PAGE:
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Linguistics 301 Week 7 Notes - Semantics

by: Johanna Murphy

Linguistics 301 Week 7 Notes - Semantics Ling 301

Marketplace > University of Oregon > Linguistics and Speech Pathology > Ling 301 > Linguistics 301 Week 7 Notes Semantics
Johanna Murphy
GPA 3.96
Intro to Linguistic Analysis
Melissa Baese-Berk

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Week 7 lecture notes, semantics
Intro to Linguistic Analysis
Melissa Baese-Berk
Class Notes
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This 0 page Class Notes was uploaded by Johanna Murphy on Thursday November 12, 2015. The Class Notes belongs to Ling 301 at University of Oregon taught by Melissa Baese-Berk in Fall 2015. Since its upload, it has received 17 views. For similar materials see Intro to Linguistic Analysis in Linguistics and Speech Pathology at University of Oregon.

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Date Created: 11/12/15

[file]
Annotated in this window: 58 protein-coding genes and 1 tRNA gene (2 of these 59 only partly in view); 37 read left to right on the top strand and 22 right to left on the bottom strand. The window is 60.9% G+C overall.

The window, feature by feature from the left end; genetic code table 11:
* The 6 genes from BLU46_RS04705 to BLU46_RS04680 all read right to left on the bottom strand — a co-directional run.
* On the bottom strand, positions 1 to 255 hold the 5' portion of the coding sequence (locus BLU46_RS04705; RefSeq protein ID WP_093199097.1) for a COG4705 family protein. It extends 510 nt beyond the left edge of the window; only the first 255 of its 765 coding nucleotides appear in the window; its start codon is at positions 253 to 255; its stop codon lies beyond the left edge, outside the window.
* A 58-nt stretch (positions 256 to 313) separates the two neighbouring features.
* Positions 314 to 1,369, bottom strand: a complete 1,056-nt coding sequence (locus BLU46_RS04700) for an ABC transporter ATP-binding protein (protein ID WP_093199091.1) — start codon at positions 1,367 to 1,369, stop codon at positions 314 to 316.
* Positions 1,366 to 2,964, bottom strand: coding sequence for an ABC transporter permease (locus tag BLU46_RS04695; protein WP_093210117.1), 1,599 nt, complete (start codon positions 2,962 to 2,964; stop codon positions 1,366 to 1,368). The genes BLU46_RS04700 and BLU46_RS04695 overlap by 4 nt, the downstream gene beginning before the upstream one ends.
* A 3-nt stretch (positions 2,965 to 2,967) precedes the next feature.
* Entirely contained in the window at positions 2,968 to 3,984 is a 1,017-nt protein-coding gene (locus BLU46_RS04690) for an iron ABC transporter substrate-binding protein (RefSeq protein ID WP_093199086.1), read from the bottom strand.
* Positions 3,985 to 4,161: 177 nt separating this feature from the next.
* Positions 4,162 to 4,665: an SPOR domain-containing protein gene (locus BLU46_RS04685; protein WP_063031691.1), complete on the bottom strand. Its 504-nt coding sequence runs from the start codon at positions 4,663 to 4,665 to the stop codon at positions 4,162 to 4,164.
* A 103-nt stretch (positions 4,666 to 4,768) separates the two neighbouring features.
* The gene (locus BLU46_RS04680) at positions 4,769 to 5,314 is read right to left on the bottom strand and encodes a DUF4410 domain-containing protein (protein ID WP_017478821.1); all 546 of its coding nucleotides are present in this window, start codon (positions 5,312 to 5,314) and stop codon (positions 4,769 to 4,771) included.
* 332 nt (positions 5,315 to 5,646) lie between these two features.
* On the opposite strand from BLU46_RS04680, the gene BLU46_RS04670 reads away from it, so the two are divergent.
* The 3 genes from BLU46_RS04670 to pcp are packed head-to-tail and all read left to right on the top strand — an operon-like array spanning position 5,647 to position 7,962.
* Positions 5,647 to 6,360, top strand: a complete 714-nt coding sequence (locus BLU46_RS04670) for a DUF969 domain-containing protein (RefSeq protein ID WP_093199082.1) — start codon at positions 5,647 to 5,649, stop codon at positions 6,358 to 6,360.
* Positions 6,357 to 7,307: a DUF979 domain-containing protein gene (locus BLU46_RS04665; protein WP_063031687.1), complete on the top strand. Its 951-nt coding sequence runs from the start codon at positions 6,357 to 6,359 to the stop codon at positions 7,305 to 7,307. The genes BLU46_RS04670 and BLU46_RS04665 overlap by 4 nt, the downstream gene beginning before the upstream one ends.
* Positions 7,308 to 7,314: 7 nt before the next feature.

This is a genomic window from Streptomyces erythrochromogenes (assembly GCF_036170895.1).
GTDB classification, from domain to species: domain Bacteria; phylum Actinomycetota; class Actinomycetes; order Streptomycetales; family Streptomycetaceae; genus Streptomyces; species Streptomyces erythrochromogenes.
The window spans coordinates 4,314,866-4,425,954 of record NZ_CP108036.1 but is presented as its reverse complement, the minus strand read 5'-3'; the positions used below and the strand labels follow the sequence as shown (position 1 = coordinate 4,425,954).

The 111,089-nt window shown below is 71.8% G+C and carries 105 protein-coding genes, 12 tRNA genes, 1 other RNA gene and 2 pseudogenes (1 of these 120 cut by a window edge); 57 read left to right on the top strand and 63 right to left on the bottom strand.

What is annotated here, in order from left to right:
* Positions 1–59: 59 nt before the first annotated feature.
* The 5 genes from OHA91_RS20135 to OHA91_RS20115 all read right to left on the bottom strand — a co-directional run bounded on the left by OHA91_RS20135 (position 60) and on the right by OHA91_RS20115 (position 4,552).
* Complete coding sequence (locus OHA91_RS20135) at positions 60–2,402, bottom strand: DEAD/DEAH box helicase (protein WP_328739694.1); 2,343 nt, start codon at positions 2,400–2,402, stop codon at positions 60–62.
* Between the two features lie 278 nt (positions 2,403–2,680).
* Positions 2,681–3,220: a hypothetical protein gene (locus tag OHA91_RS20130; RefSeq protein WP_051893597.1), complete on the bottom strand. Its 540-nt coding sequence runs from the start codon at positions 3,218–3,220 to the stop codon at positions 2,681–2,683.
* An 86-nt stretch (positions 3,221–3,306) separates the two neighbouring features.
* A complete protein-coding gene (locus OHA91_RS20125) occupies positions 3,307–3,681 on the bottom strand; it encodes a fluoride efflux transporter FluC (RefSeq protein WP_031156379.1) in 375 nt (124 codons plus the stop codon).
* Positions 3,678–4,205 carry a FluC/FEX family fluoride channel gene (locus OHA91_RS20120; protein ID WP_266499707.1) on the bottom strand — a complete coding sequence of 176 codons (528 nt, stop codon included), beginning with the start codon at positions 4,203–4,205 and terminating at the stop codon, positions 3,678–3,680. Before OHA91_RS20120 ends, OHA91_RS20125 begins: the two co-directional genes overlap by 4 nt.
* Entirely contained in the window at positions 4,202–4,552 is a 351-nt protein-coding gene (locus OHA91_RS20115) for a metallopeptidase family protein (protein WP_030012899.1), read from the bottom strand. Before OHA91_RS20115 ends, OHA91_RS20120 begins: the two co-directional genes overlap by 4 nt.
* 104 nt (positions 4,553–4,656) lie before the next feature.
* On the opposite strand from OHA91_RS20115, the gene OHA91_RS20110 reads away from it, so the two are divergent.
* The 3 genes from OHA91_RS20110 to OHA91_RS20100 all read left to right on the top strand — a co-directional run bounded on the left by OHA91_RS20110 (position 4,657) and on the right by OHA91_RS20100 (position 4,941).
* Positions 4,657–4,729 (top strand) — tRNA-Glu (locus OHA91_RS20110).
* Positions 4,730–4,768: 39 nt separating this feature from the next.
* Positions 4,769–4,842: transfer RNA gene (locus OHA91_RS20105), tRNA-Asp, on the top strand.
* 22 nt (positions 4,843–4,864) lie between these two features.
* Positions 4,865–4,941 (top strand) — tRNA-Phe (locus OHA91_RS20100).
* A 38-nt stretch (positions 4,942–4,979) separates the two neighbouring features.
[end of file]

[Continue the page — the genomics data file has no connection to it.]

Linguistics 301 Week 7 Notes Semantics Word Meaning 0 Referent something in the real world that a word is referring to 0 Reference a word s association with the object it refers to 0 Meaning of a word isn t just restricted to its reference 0 Many words don t have a real or specific referent 0 Some referents have multiple words or phrases that could refer to them I Example Barack Obama and the president of the US mean the same thing Sense 0 A mental represent of the word s meaning 0 unicorn has no realworld referent but people can still understand it 0 We have to know a sense in order to pick out referents 0 Knowing sense doesn t guarantee ability to pick out referents Examples of senses without referents O Hobbits 0 Talking chair Prototype most common or predictable referent that comes to mind for a specific word Some words have no mental image 0 Example of Word Reference 0 Proper names are easy to determine because they refer to a specific entity 0 Taj Mahal Barack Obama etc 0 Common nouns indicate a set of individuals 0 Example pigs indicates the set of all pigs in the world 0 Intransitive verbs indicate set of all ers in the world 0 Adjectives indicate set of all things in the world 0 Noun phrases may or may not refer to real world entities O I saw an amazing band last night referring to one specific band 0 I m looking for the best pizza not a referent because there is no specific pizza indicated 0 Reference is a property of words in context the meaning can change based on the context Relationships Among Words 0 Hyponyms X is a type of Y O A table is a type of furniture 0 The deeper the hyponym is nested the more marked it is O marked more specific moving away from the default 0 Folding table I table I furniture I folding table is the most nested and marked 0 Hypernyms the category 0 Furniture is a hypernym of table 0 PartW hole Relationships something is a part of something else 0 Fingers are a part of the hand 0 Synonyms have roughly the same meaning 0 Near Synonyms big and large not exactly the same meaning 0 Anytonyms X is the opposite of Y O Gradable Antonyms exist on a continuum short vs tall 0 Complementary have to be either one or the other dead vs alive 0 With antonyms one term is typically the default I Ask how tall are you rather than how short are you Converseness Reciprocalitv 0 Some words have reciprocal relationships 0 If Sue is Tom s parent then Tom is Sue s child 0 Commonly find converse lexical relationships between people sometimes between people and animals or objects Polysemes 0 If a word has 2 or more related meanings 0 Example simple 0 Not hard to dounderstand 0 Having few parts not complicated 0 bank isn t polysemic because its meanings aren t related so it s a homynym 0 Sometimes hard to tell difference between polysemes and homonyms Metaphor 0 Word s meanings are expanded or changed by metpharical expressions 0 Social and affective meaning affect word meaning 0 Report rips child labor in tobacco field 0 strikes a nerve O slammed 0 Time metaphors 0 Future is in front of us 0 Past is behind us I Ideas as objects I Sports as war Function Words I Semantics also has to address function words 0 Conjunctions determiners adjectives I Affect meaning at a larger level than just individual words Compositional Semantics I A claim expressed by a sentence that has a truth value can be either true or false 0 If you can ask whether it s true or false it s probably a proposition 0 Truth value can only be determined if you know truth conditions conditions that would make it true or false 0 In general depends on the situation I 2 cases that don t depend on situation 0 Tautology the busy president is buys I Information is offered within the sentence 0 Contradictions the red car is not red I Information contradicts itself I Entailment the truth of one proposition guarantees the truth of another 0 Entailment relationships exist regardless of truth values of the statement depend on truth conditions not truth values 0 Mutual Entailment two propositions entail one another I Jim lives in Salem OR entails that Jim lives in the capital of Oregon I Some babies do not cry entails that not all babies cry Compositionalitv I The meaning of an expression is a function of the meanings of the words it contains an how these words are syntactically combined 0 If the meaning of an NP is a member of the meaning of a VP then S is true 0 Jim bakes if Jim is a member of the set of people who bake then the sentence is true I For transitive verbs the meaning is still a set but a set of pairs of individuals 0 Jim hit John this is true if John is a hitter and John is a victim of being hit 0 Pure intersection concretely true or false 0 red caboose 0 Relative intersection true depending on context 0 tall 2yearold vs a tall 20yearold 0 Nonintersection adjectives do not require reference to objects denoted by the noun 0 Alleged killer could be but doesn t have to be a killer 0 Antiintersection reference of the resulting expressions cannot overlap with the noun s reference 0 money and counterfeit money cannot overlap contradict each other When Compositionalitv Fails 0 Idiomatic expressions 0 She put her foot in her mouth vs she put her coat in her closet very different meanings 0 Constituency tests fail with idioms because they have only one form with one meaning 0 Don t translate well wordforword Semantic Fields 0 Set of words that are related to one another 0 Cup mug wineglass tumbler goblet 0 Typically all belong to same parts of speech 0 Not all are equally likely 0 Set of colors including blue red green yellow etc is more likely that set of colors including indigo royal blue aquamarine 0 Both are sets of colors but the first set is less marked so more likely to occur 0 Superordinate Terms description of the semantic field 0 The above are color groups Tense 0 Can be indicated by words or bund morphemes 0 Affects meaning at the sentence level 0 He went to the store vs he is going to the store Mood Modalitv 0 Indication of speaker s attitude towards hisher statement 0 Epistemic Modality conveys attitude toward truth or reliability towards a subject 0 She probably won t call him 0 Deontic Modality expresses obligation permissions suggestion 0 You can come to my pizza party Deixis 0 Orientation of the speaker or utterance to points of reference usually in the real world 0 Personal Deixis indicates relationships between people usually using pronuns O can you tell me 0 you guys are a great class 0 Some personal pronouns indicate social distance I tu vs vous in French Spatial Deixis orientation in space 0 this vs that 0 here vs there 0 General egocentric orients around the speaker I this and that indicate how far something is from you Temporal Deixis orientation through time 0 Usually uses verb tense 0 Also temporal expressions last year tonight etc Textural Deixis orientation of the speaker or utterance to other utterances 0 this is going to piss you off but I told your mom that you smoke I this refers to the second section of the sentence Semantic Roles Mark drove his car to the store vs Mark went to the store in his car structured differently but have the same meaning NPs have semantic roles in sentences The seafood counter person sold the fish 0 the seafood counter person is the subject The fish was sold by the seafood counter person 0 Means essentially the same thing but in this case the fish is the subject In both cases the seafood counter person is doing the action Types of Semantic Roles Agent the individual or group that intentionally initiates some action Patient what is acted upon Instruments things involved in the action that aren t the agents of the action 0 Mark cooked the fish with the frying pan 0 the ball broke the window I The ball isn t the agent because the person who threw the ball is technically the one who broke the window the ball was the instrument in breaking it Themes a thing or person that is in a state or location or undergoes a change 0 Mark is nice Experiencers animate beings person or animal that have some kind of perceptual or mental experience Sources where a change or thing starts from Recipient the individual that comes into possession of something 0 Cause a natural force that brings about a change of state 0 the hurricane decimated the town 0 Locative the location of an action or state 0 Temporal the time at which an action or state occurred 0 1 NP 1 semantic role 0 Every noun phrase in a clause has a semantic role 0 Each semantic role can only occur once per clause Semantic Roles and Syntactic Roles 0 A subject is often the agent but not always 0 Shane hit the ball vs the ball was hit by Shane 0 You can tell what is a subject and what is an object based on what pronoun takes its place 0 Subjective Pronouns I you he she they 0 Objective Pronouns Me you him her them 0 Subjects typically come before verbs Grammatical Relations 0 Different from semantic roles in English a grammatical subject can be almost any semantic role Semantic Roles in the Lexicon 0 Some semantic roles require specific properties of the nouns filling them 0 Agents have to be animate 0 All languages have semantic roles however different languages have different semantic role requirements in the lexicons 0 In English semantic roles are not marked 0 Except s for possession 0 Other languages mark verbs very specifically